A lot has changed since the first coronavirus case was reported in India on 30 January 2020. With over 10,000,000 cases, 145,000 deaths, and 9,712,900 recoveries, the country also witnessed several protocols and guidelines to contain the spread of the virus. Since the beginning, the government has strictly encouraged the practice of social-distancing and implemented a complete nationwide lockdown to contain the virus.

It is noteworthy that the hospitalization rate of coronavirus patients has gone down as more people are recovering at home. In October this year, the health authorities decided to review the protocol followed at present for the treatment of Covid-19, after interim results from a large World Health Organization trial found four of the commonly used drugs provide little or no benefit in reducing fatalities among Covid patients. Among these are antiviral drug Remdesivir, malaria drug Hydroxychloroquine (HCQ), an anti-HIV combination of Lopinavir and Ritonavir, and the immunomodulator interferon. The first two are prescribed for moderately ill Covid-19 patients. Several doctors and health experts told The Sunday Guardian that India is one of the few countries where the mortality is much less.

According to a previous report by The Sunday Guardian, several therapeutic treatments have also shown promising results on patients affected by the virus. Currently, two types of therapeutic treatments are being given to Covid-19 patients—one that includes a combination of antivirals and the other is immune modulators.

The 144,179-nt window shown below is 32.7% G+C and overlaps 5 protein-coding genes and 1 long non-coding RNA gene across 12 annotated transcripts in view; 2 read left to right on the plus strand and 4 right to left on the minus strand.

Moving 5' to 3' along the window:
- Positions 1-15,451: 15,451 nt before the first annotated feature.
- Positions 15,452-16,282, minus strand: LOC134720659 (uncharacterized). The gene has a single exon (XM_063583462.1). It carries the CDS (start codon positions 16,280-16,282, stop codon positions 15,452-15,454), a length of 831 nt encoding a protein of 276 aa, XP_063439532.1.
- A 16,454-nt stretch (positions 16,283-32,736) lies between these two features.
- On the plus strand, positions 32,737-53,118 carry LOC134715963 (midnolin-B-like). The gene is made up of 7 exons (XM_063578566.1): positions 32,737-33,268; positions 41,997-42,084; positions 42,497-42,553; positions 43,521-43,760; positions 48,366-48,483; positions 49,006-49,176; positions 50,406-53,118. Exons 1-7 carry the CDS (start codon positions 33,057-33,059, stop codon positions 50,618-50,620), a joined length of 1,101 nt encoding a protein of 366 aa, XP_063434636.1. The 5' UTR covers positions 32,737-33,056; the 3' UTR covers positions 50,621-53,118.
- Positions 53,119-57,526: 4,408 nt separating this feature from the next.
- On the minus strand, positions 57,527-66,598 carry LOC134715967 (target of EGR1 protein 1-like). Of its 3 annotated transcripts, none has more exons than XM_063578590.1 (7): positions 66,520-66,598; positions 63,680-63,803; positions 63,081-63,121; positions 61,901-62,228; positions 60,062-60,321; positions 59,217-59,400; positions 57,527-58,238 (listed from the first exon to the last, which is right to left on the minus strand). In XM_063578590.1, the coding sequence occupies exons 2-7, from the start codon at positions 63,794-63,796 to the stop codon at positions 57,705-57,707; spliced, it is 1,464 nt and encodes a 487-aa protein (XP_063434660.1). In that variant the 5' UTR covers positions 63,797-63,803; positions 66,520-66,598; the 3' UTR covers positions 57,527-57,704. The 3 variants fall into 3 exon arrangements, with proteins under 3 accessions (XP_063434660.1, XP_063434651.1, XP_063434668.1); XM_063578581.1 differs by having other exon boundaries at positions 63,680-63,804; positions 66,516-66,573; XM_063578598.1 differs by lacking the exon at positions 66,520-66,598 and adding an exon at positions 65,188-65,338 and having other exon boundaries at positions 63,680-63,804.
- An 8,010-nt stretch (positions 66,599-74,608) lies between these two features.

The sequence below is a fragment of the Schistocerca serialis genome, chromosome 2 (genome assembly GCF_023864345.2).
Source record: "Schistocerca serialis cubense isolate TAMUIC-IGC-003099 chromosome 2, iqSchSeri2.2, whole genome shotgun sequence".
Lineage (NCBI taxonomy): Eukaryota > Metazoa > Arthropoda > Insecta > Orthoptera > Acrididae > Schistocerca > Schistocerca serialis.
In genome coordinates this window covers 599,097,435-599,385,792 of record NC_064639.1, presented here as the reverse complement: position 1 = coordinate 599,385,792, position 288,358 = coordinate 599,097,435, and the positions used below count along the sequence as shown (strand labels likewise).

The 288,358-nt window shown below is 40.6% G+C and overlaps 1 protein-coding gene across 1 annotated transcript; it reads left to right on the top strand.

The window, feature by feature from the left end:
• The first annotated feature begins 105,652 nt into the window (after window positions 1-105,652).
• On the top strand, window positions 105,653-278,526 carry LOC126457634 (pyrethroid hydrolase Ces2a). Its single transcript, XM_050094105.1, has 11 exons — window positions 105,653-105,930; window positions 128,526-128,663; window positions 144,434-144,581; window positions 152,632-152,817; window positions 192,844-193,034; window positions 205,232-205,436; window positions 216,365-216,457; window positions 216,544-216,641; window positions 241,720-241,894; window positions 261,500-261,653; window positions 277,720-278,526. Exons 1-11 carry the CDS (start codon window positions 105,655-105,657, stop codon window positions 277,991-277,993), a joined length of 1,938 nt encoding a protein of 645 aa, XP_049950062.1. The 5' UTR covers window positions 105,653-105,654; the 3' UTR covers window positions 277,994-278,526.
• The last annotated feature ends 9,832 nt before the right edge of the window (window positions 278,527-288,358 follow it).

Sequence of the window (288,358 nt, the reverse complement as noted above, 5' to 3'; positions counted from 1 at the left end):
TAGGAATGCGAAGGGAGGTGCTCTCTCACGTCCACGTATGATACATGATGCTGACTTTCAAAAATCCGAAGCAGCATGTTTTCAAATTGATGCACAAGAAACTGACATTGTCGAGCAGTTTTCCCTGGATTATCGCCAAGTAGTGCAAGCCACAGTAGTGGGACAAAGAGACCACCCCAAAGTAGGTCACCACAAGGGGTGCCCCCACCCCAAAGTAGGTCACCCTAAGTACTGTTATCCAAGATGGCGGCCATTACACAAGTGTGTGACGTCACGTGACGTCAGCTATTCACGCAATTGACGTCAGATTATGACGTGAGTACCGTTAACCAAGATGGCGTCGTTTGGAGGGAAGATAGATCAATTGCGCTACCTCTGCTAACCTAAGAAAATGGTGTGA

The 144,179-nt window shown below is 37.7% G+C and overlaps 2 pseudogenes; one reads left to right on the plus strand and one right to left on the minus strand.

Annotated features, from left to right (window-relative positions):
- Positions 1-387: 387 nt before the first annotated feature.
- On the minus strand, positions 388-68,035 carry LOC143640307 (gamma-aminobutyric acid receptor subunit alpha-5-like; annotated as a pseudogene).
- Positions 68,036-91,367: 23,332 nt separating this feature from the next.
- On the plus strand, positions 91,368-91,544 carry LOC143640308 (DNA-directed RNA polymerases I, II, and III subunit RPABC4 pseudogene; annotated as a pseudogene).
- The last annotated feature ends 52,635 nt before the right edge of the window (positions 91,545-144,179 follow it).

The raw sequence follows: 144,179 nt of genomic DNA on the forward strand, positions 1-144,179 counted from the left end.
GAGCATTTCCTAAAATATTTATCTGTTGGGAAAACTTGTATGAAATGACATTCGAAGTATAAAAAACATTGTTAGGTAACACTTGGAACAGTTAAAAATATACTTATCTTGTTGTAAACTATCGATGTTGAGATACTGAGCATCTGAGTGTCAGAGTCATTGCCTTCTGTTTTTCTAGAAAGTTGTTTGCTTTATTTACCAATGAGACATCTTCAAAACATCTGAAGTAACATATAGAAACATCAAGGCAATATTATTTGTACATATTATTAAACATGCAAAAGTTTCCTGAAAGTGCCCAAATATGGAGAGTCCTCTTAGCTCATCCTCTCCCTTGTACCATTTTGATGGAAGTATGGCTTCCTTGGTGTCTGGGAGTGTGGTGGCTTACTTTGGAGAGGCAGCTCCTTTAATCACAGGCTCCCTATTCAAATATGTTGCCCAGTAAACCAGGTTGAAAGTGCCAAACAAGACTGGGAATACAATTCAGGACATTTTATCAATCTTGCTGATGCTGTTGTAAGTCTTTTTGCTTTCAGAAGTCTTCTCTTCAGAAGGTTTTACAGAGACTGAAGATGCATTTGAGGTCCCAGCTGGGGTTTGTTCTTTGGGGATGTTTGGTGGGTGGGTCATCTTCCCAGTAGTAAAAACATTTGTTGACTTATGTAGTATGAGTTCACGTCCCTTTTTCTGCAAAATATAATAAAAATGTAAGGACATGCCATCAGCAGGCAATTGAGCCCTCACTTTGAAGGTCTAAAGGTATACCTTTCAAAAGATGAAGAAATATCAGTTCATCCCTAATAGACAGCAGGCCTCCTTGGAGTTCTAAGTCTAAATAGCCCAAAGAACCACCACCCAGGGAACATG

The Delhi government-run Lok Nayak Jai Prakash Narayan (LNJP) hospital announced on Thursday that it has successfully treated over 10,000 patients since it was declared a dedicated coronavirus facility. It is India’s biggest Covid-19 dedicated hospital with 2,000-beds dedicated for the purpose.

Dr Bharti Taneja of LNJP’s Anesthesia Department has been actively involved in the management of Covid patients in ICU. She told The Sunday Guardian: “We still need to be as cautious as we were at the beginning of this pandemic. Though we have realized that mortality is much less, we still need to remember that this disease is highly infectious and unpredictable. Since the first case, we have a change in protocols literally every month. In the beginning, we were not giving steroids to the patients at all, but later, we realized that patients are recovering well with steroids. Even WHO is updating its guidelines and protocols very frequently. One very good thing is that initially, we were thinking of keeping all the patients in hospital, but home quarantine has brought in some changes. People are now willing to come forward and take care of themselves. Initially, the police would come and take people to the quarantine centre. Even if a person just had fever, he would be taken to a quarantine center away from their loved ones. Now people are more aware. The most important thing is identification, isolation, treatment, and containment of the infection. If the guidelines are comfortable like now, people are comfortable getting tested and isolate themselves. The Delhi government has been wise enough to ensure this with their guidelines.”

Dr Taneja also said that since more people are opting for home care, the pressure on the public as well as the healthcare professionals is much less now.

On treatment methods, Dr Taneja said: “In my clinical experience, I am very happy with the use of anti-virals and with Remdesivir and steroid combinations, we have been able to save many lives. Now, we have a better understanding of the disease and a better care facility; we have been able to bring down the mortality.”